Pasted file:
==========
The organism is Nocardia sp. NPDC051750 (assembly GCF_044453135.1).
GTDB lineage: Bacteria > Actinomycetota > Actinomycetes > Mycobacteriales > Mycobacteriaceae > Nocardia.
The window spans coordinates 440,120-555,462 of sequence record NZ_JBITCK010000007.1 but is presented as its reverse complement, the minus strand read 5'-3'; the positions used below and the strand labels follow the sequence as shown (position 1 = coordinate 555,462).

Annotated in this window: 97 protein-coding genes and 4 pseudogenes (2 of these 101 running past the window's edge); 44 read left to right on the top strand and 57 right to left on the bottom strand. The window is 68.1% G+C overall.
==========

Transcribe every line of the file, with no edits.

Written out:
The organism is Nocardia sp. NPDC051750 (assembly GCF_044453135.1).
GTDB lineage: Bacteria > Actinomycetota > Actinomycetes > Mycobacteriales > Mycobacteriaceae > Nocardia.
The window spans coordinates 440,120-555,462 of sequence record NZ_JBITCK010000007.1 but is presented as its reverse complement, the minus strand read 5'-3'; the positions used below and the strand labels follow the sequence as shown (position 1 = coordinate 555,462).

Annotated in this window: 97 protein-coding genes and 4 pseudogenes (2 of these 101 running past the window's edge); 44 read left to right on the top strand and 57 right to left on the bottom strand. The window is 68.1% G+C overall.